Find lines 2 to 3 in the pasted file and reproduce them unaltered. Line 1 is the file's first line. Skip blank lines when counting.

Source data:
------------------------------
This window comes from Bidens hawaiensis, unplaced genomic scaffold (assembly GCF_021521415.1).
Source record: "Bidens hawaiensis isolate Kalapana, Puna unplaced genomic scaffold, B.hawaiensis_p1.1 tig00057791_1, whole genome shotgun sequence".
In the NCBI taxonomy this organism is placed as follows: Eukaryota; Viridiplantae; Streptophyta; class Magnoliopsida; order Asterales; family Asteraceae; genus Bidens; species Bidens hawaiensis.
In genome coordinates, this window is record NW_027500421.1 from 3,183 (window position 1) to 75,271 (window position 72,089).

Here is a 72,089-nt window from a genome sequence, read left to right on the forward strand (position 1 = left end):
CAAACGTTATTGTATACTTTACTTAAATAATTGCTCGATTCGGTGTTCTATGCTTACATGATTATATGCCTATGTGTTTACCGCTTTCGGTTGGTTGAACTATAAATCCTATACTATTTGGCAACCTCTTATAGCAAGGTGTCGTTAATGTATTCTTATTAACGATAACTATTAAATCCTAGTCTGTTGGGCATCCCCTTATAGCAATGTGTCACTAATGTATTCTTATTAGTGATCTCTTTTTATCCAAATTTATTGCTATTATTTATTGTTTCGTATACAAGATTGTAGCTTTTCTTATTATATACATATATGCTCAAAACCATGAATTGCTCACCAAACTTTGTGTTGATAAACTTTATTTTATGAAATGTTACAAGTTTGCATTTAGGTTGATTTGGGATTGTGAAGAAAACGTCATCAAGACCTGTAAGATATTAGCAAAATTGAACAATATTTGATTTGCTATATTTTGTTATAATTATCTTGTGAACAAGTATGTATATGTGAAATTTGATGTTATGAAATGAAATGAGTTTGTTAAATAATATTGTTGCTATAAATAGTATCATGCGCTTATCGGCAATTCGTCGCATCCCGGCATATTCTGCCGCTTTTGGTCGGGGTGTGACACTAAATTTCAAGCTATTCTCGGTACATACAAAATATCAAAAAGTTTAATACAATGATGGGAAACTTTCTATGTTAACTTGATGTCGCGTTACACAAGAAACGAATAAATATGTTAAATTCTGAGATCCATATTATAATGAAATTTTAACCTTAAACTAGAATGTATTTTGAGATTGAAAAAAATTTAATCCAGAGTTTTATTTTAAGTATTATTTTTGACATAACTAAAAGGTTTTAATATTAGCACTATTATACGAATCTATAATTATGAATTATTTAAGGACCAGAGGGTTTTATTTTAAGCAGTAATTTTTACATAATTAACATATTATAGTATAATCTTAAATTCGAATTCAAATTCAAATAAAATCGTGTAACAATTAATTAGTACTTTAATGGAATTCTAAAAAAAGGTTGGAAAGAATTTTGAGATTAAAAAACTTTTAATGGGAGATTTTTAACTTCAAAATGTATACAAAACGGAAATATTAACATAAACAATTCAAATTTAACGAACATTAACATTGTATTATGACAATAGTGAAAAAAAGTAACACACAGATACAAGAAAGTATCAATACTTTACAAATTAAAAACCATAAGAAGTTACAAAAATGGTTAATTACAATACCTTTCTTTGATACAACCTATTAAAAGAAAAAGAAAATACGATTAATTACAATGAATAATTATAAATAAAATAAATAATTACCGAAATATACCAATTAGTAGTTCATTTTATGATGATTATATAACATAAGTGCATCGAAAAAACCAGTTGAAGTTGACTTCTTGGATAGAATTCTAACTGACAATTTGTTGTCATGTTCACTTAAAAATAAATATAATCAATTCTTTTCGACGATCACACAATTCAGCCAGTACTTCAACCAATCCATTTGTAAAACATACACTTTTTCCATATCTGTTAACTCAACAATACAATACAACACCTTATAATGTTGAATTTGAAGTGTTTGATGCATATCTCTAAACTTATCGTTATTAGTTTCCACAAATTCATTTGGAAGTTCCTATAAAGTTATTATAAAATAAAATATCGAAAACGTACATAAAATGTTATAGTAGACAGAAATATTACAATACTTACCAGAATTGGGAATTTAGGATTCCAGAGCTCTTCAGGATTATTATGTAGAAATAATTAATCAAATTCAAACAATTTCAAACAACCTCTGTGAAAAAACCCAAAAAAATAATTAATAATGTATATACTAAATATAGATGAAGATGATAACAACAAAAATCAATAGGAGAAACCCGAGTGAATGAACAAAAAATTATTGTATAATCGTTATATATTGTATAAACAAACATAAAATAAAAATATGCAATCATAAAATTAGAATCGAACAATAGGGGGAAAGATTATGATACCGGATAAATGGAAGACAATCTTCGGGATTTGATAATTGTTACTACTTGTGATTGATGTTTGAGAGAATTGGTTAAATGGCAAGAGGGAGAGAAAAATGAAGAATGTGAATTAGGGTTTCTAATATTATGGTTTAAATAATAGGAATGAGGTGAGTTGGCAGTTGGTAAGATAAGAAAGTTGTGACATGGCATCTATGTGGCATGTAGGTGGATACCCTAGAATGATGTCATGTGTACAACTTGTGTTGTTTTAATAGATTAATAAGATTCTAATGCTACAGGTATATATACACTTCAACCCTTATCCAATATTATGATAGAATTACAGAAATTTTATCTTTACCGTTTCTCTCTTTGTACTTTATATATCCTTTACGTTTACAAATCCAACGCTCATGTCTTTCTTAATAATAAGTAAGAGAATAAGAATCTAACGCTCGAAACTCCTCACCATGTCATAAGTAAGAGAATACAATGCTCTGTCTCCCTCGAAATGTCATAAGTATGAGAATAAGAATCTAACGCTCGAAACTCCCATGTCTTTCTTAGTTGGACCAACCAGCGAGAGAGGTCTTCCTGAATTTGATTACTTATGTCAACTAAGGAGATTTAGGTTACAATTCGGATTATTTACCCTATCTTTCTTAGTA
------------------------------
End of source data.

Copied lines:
Source record: "Bidens hawaiensis isolate Kalapana, Puna unplaced genomic scaffold, B.hawaiensis_p1.1 tig00057791_1, whole genome shotgun sequence".
In the NCBI taxonomy this organism is placed as follows: Eukaryota; Viridiplantae; Streptophyta; class Magnoliopsida; order Asterales; family Asteraceae; genus Bidens; species Bidens hawaiensis.